Tread lightly

How to stop wasting food

Child sneaky a strawberry off the bench to illustrate reducing household food waste

No one likes to waste food, but it happens – a lot. It’s estimated that anywhere between 10% and 30% of the food a household buys ends up in the bin. 

Not only is that a huge waste of money, food waste feeds climate change. If food waste were a country, its contribution to greenhouse gas emissions would be third only to the USA and China. According to Project Drawdown, reducing food waste is the number one solution to the climate crisis. It’s empowering to know that you can contribute to this solution from your own home, today (and save yourself some money while you’re at it). 

Since I started writing on the Internet in 2015, I’ve shared my mission to reduce food waste in my home. While I haven’t managed to eliminate it entirely, our food waste is now a fraction of what it was. If you want to stop wasting food at home, here’s what I recommend you try.

1. Keep a food waste diary

The old adage “you can’t manage what you don’t measure” applies here. A food waste diary will give you insight into your commonly wasted foods, make you aware of the scale of the problem and keep food waste front of mind. Plus, the accountability of writing it down provides motivation to take extra steps to reduce your waste.

Your food waste diary doesn’t have to be fancy – jot it down in a journal, write it up on a calendar, keep a note on your phone or take pictures on your phone. 

Each week I share my food waste diary on Instagram under the banner #foodwastefriday. 

Weekly household food waste diary showing food wasted, wins and food to use
My food waste diary – 4 March 2022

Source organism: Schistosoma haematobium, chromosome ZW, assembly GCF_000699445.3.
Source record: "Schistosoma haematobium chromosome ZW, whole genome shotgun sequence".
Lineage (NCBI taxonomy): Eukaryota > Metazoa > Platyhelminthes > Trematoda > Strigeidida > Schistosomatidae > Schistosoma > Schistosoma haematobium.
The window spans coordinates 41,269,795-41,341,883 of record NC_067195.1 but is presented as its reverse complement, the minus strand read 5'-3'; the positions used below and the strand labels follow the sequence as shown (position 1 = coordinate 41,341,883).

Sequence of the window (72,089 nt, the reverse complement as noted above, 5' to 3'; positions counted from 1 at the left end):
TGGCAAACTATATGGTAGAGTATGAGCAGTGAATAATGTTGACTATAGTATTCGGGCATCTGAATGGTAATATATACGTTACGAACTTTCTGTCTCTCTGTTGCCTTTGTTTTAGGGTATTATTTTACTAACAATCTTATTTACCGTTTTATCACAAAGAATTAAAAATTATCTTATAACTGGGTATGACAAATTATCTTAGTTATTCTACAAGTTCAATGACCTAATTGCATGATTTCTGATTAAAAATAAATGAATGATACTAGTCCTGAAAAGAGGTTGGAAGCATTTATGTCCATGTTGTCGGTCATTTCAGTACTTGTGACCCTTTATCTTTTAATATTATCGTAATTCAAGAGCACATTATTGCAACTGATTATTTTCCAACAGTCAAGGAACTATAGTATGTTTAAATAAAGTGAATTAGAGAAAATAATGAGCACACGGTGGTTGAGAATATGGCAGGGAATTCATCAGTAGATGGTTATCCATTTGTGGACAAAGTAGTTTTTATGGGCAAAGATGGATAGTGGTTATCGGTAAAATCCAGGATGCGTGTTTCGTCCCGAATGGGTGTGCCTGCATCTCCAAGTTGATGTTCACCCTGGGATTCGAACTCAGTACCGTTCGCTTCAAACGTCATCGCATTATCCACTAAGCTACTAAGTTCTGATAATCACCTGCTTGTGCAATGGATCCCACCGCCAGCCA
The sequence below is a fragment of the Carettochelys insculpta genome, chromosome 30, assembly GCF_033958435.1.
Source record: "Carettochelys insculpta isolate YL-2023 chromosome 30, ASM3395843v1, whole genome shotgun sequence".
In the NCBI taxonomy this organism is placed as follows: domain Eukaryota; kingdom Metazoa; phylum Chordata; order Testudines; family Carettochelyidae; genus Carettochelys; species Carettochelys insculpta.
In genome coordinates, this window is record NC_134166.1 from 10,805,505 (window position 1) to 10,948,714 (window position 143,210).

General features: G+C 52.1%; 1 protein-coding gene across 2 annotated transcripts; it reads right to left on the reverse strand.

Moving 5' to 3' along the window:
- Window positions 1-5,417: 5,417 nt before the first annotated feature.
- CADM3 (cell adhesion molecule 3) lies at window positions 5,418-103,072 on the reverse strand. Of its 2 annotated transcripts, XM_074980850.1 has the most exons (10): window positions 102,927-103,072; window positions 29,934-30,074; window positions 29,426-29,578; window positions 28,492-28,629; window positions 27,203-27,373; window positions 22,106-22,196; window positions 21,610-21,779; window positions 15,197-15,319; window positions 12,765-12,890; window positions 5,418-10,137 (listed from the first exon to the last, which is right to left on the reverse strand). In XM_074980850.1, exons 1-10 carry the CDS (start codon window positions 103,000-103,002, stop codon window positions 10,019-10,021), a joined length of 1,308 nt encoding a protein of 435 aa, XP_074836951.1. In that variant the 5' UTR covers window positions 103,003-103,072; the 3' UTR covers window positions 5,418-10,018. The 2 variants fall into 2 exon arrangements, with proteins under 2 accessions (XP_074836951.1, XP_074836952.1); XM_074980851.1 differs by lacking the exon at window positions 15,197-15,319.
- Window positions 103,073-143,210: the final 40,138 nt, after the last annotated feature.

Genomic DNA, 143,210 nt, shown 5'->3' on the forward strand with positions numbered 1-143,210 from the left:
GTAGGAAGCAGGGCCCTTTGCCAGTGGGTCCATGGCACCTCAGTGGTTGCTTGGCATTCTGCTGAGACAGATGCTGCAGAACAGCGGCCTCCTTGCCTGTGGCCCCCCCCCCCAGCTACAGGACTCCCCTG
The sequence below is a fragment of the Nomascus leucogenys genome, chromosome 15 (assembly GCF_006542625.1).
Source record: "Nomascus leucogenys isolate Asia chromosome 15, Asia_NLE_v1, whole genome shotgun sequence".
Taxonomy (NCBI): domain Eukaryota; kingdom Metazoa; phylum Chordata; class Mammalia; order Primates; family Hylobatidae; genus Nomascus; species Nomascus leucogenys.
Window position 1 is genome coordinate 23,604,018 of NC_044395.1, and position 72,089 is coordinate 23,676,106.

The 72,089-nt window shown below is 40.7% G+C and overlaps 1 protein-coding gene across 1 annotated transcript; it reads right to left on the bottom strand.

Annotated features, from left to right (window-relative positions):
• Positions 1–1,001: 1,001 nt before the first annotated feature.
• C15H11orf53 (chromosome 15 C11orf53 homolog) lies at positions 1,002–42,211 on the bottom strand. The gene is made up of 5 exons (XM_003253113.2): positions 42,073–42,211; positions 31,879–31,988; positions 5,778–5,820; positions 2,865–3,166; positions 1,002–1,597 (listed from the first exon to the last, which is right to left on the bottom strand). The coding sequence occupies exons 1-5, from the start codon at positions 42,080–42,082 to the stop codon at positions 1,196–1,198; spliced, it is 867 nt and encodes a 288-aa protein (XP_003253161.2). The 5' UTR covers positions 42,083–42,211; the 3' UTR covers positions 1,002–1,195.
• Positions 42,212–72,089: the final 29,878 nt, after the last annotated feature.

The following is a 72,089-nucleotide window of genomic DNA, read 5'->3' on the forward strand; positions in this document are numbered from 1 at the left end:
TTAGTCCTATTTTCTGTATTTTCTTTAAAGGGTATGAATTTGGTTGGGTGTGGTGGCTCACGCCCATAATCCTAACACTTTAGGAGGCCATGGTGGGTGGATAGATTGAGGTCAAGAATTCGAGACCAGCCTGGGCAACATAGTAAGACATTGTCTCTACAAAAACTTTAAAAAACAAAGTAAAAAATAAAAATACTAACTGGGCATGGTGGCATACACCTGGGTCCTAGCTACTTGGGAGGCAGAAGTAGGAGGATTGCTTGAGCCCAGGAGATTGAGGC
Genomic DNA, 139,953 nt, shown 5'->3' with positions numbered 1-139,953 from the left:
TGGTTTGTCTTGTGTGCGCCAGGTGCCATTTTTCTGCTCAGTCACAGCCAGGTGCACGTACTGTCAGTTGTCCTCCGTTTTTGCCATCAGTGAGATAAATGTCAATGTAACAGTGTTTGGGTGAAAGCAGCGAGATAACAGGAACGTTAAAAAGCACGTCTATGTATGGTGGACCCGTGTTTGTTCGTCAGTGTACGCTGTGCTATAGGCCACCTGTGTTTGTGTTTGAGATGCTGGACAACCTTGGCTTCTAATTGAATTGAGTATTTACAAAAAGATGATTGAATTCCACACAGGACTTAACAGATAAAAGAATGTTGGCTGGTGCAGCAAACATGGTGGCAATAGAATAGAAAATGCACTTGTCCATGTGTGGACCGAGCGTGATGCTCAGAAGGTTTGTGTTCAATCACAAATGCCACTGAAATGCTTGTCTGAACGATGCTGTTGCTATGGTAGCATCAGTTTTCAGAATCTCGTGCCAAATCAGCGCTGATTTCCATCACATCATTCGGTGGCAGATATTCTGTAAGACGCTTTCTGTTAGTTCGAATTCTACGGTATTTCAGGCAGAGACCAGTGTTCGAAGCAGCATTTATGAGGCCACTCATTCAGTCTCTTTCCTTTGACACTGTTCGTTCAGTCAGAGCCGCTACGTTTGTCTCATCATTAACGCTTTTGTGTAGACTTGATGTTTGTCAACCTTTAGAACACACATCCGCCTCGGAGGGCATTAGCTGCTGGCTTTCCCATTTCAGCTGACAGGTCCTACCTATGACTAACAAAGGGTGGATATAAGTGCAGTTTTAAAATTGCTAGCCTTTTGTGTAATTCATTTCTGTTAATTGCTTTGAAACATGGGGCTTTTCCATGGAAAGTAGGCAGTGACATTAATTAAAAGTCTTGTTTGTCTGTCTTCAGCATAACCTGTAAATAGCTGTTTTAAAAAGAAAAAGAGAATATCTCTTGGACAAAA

2. Create up a “use it up” space

Set aside a prominent place in your fridge and/or pantry for food that needs to be eaten quickly. It is too easy for leftovers, open containers and wrinkly veg to get pushed to the back and forgotten. A use it up space prevents this and helps with meal planning.

Fridge with an area circled and labelled "Use It Up" space
The “Use It Up” space in my fridge featuring stewed apples and stone fruit

3. Meal plan and shop from a list

I’m a fan of meal planning for many reasons, but it’s essential if you want to reduce food waste. Check out my guide to meal planning. To use meal planning to reduce food waste, I suggest you:

  • make a meal plan each week
  • plan your meals around what you need to use up
  • plan meals that use ingredients with the shortest shelf life closest to shopping day
  • include at least one meal each week that uses pantry and/or freezer ingredients, so if plans change, you can bump this meal to the next week. 

Use your meal plan to create a shopping list. Check your fridge and cupboards before you shop and stick to your list – especially when it comes to fresh produce.

4. Learn about food storage

Poor storage causes a lot of food waste in the home. This doesn’t mean you need to buy a fridge-load of special containers. Love Food Hate Waste is an excellent place to start. Use their handy directory of foods with advice on how to store each food safely and for optimal freshness. You’ll be delighted to learn that you can freeze a huge range of foods. The Full Freezer has great free resources, I love their “Can I freeze it?” series. 

I’ve also put together a round up of the tricks I use to keep food fresher for longer.

Another must is to learn how to read food expiry dates. I cringe at the number of people I see throwing out food they think is expired, but that is still safe to eat. “Best before” dates refer to food quality, not food safety. You can still eat food after this date, it just might not taste its best. Use your judgement. Foods like milk can be good for a week after its best before date if kept in the fridge.

Using these four simple strategies, you’ll be well placed to stop wasting food at home. 

What’s your best tip for reducing food waste? Please share. 

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